Adobe's Flash technology is used for advertising, games and movies. Bringing that to mobile devices will bring the web experience on your phone one step closer to that of your desktop. Flash has been the format behind YouTube videos and a number of third party programs have been written to allow some phones to play those videos, but all other Flash content was unsupported.
LG made a major commitment to producing Windows Phones on Monday, unveiling a new, 3D interface for its high-end phones at the Mobile World Congress (MWC 2009) show in Barcelona. The first phone coming from the alliance is the GM730, a touch-screen phone that will feature Windows Mobile 6.1 at launch and Windows Mobile 6.5 later this year. The GM730 runs LG's new 3D, "S-Class" user interface, which uses lots of big, tactile graphics to make complex phones more fun and easy to use.
A Facebook group, People Against the new Terms of Service (TOS), has been launched in protest of the February 4 revision. As of this writing, members number close to 600.
Some Fox executives worry that Chernin, who has been key to the company's smooth operations, might leave News Corp. at a difficult time. For his part, Chernin has been tight-lipped about his plans. Some analysts are alarmed by the domino effect in management his departure could trigger. "We fear the longer time goes by, the less likely Chernin is to renew his contract," says Pali Research analyst Richard Greenfield. "His departure would raise significant investor concern and could lead to other management changes at News Corp."
During a recent conference call with analysts to discuss earnings, Chernin played a less prominent role than he had in the past. Murdoch dominated the call, fielding questions about the entertainment properties that have long been Chernin's specialty. Chernin has been known to take negotiations down to the wire. His last contract renewal, in July 2004, was announced three days before the agreement took effect.
Google is testing a feature that enables users to hide unwanted ads in search results.
The service - an X icon in the upper right-hand corner of sponsored search results, indicating they can be hidden - is part of Google SearchWiki, which lets users customize search results: boosting organic listings most relevant to their query, for example, and burying or removing those they deem less fit, writes MarketingVOX.
When users click on the X above a series of ads, the ads will be hidden for that search and for the same search conducted in the future. The feedback will likely be incorporated into AdWords marketers' overall ad quality score.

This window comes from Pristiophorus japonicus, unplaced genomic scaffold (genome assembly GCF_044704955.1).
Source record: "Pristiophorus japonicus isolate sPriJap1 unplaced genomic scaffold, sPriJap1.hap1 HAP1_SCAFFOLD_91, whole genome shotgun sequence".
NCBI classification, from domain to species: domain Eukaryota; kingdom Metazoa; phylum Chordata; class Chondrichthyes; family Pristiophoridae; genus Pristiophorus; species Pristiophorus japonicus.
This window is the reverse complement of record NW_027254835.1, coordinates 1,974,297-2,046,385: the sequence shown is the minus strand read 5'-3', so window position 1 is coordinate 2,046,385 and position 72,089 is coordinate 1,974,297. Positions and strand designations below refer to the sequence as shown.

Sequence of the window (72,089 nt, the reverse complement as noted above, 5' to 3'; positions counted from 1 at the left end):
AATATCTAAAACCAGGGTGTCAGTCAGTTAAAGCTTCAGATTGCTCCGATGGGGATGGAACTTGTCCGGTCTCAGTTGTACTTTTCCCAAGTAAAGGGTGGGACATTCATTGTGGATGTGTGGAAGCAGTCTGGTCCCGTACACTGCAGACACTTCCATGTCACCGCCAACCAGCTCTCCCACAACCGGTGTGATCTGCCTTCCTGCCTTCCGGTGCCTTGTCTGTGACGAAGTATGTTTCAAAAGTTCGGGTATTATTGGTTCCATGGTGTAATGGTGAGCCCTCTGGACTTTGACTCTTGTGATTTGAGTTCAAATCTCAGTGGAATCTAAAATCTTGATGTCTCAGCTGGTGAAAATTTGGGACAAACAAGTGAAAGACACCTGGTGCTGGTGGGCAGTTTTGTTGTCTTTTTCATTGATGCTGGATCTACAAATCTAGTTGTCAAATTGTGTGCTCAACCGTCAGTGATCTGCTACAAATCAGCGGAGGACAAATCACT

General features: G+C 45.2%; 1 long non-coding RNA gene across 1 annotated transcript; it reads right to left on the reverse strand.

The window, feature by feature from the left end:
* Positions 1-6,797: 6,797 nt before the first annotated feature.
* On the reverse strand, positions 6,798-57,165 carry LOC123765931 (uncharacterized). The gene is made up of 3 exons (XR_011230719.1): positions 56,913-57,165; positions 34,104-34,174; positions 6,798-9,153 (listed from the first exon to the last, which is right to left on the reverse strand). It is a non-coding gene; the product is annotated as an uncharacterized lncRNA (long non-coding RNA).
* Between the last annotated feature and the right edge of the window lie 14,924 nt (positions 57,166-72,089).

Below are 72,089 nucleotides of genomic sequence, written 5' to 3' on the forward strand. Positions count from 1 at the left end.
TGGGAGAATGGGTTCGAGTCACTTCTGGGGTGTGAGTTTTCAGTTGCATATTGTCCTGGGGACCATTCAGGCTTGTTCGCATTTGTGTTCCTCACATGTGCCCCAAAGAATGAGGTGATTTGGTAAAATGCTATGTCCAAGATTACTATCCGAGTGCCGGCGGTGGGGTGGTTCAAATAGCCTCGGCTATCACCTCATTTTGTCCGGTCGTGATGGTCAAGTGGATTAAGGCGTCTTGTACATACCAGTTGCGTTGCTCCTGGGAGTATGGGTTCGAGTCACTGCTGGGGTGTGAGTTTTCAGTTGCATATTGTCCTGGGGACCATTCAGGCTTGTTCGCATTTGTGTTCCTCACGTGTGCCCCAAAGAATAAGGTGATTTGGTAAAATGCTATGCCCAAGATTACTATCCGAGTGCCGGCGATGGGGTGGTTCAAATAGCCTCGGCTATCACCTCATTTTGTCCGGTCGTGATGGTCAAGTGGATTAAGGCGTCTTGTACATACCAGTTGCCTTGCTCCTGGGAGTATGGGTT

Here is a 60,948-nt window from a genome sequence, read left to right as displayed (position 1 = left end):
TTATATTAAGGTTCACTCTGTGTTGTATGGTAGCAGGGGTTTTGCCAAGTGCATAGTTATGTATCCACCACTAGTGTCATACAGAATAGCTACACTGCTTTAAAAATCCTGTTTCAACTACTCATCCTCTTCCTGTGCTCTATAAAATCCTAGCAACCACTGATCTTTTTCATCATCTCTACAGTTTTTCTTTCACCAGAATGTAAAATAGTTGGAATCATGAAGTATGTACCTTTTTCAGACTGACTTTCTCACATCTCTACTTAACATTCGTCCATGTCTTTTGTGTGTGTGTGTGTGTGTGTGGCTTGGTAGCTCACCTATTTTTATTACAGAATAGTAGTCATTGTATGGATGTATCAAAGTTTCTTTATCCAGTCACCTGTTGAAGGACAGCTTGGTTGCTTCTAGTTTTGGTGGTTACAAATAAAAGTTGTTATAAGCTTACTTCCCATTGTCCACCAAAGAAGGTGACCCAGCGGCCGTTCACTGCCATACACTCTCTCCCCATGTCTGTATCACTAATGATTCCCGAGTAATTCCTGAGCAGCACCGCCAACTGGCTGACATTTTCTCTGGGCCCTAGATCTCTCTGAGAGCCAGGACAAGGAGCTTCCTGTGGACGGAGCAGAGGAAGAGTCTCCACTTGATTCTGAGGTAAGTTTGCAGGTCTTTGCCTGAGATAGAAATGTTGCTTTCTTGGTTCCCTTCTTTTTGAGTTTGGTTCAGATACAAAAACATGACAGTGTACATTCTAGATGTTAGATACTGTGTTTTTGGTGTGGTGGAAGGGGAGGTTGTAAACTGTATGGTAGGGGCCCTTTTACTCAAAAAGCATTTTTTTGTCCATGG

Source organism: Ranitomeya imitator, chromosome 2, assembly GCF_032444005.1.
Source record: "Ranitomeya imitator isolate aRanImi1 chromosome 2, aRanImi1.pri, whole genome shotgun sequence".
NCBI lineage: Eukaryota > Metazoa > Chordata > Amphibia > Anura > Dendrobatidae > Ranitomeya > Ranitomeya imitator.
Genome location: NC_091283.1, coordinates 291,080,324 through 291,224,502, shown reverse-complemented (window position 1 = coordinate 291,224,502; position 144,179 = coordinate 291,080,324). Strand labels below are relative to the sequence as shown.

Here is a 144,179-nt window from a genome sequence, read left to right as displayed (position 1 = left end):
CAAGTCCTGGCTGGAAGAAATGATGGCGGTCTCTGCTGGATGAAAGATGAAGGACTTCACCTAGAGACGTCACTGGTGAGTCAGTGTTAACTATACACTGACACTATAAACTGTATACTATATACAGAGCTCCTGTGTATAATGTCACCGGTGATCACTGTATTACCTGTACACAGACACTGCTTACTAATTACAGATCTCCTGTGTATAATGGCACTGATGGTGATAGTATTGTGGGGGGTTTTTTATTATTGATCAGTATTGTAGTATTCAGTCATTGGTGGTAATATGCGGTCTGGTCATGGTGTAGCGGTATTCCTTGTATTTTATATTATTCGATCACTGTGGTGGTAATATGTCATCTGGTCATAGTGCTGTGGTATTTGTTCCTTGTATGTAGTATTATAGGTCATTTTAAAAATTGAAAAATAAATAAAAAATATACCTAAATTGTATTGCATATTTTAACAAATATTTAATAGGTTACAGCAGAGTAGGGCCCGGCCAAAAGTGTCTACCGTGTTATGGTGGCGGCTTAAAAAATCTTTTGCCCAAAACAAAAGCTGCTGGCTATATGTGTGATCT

Google is shutting down its offline radio advertising program, Audio Ads and Adsense for Audio products. It is also making plans to sell Google Radio Automation.
About 40 employees working in Google's broadcast radio advertising sector can expect to lose their jobs. Advertisers will be able to use Google Audio Ads until May 31.
The move comes less than a month after Google's decision to shut down its print ad business, an effort which allowed advertisers to buy ads across hundreds of U.S. newspapers. The initiative was not as successful as the company had hoped, Google said at the time.
As layoffs continued to pound the economy in January, one beneficiary was job networking site LinkedIn. According to the latest January data from comScore, the LinkedIn's U.S. unique visitors shot up 22 percent to 7.7 million, up from 6.3 million in December. Total minutes spent on the site doubled in January to 96.8 million, from 47.6 million in December.
The success of Apple's AppStore for iPhone and iPod Touch has prompted two major rivals to follow suit. Handset giant Nokia and Microsoft have announced their own versions of the online markets for mobile device application software, or apps. From May, Nokia's Ovi Store will offer apps as well as multimedia content specific to a user's location. Microsoft's new "Windows Phones" will feature Windows Marketplace, launching in the last quarter of 2009.
Search engine titan Google Inc., on Thursday announced plans to ditch its three-year-old affair with radio-advertising business and hacks as many as 40 jobs, saying the investment did not reaped enough of a payoff.
The announcement illustrates Google's failure to maneuver its dominance in Internet-search ads into offline media, as the company abandons the two-year-old program intended to put the California firm's online expertise to work auctioning off space on newspaper pages to bargain-seeking advertisers.
The aftermath in a nutshell: The campaign is now stopped, Google is embarrassed, apologizes and penalizes the Japanese site with a PageRank reduction.
A new iPhone application which just debuted in Japan's App Store transforms the handheld into a full-blown web server. Called "ServersMan@iPhone", the application allows your iPhone to appear just like any other web server on the internet.
Google is one of a number of companies devising ways to control the demand for electric power as an alternative to building more power plants. The company has developed a free Web service called PowerMeter that consumers can use to track energy use in their house or business as it is consumed.
The account purporting to belong to the Tibetan spiritual leader was only a few days old, but had already attracted tens of thousands of followers. To date, it's probably the most high-profile case of a bogus Twitter account actually getting the boot from the service.
The source went on to say that Google was relieved to have made that decision, especially since Apple, which holds several mobile patents, is considering legal action against Palm for using multi-touch technology on its new Pre phone.